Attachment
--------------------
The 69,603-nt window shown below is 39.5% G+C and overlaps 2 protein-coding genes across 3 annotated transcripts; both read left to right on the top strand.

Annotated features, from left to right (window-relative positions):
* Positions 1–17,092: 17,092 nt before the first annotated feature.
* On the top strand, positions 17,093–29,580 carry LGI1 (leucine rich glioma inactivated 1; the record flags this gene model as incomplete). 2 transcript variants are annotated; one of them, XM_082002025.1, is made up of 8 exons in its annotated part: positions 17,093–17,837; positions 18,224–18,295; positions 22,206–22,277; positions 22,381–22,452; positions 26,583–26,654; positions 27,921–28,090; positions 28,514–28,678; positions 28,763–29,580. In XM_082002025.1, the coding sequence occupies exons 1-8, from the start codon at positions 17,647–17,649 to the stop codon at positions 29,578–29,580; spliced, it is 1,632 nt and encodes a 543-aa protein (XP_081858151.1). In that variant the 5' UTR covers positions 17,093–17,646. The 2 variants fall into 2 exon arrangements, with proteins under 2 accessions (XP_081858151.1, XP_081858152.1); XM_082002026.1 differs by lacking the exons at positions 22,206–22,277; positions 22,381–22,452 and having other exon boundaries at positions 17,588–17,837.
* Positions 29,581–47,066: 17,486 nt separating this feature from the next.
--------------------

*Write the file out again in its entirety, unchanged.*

The 69,603-nt window shown below is 39.5% G+C and overlaps 2 protein-coding genes across 3 annotated transcripts; both read left to right on the top strand.

Annotated features, from left to right (window-relative positions):
* Positions 1–17,092: 17,092 nt before the first annotated feature.
* On the top strand, positions 17,093–29,580 carry LGI1 (leucine rich glioma inactivated 1; the record flags this gene model as incomplete). 2 transcript variants are annotated; one of them, XM_082002025.1, is made up of 8 exons in its annotated part: positions 17,093–17,837; positions 18,224–18,295; positions 22,206–22,277; positions 22,381–22,452; positions 26,583–26,654; positions 27,921–28,090; positions 28,514–28,678; positions 28,763–29,580. In XM_082002025.1, the coding sequence occupies exons 1-8, from the start codon at positions 17,647–17,649 to the stop codon at positions 29,578–29,580; spliced, it is 1,632 nt and encodes a 543-aa protein (XP_081858151.1). In that variant the 5' UTR covers positions 17,093–17,646. The 2 variants fall into 2 exon arrangements, with proteins under 2 accessions (XP_081858151.1, XP_081858152.1); XM_082002026.1 differs by lacking the exons at positions 22,206–22,277; positions 22,381–22,452 and having other exon boundaries at positions 17,588–17,837.
* Positions 29,581–47,066: 17,486 nt separating this feature from the next.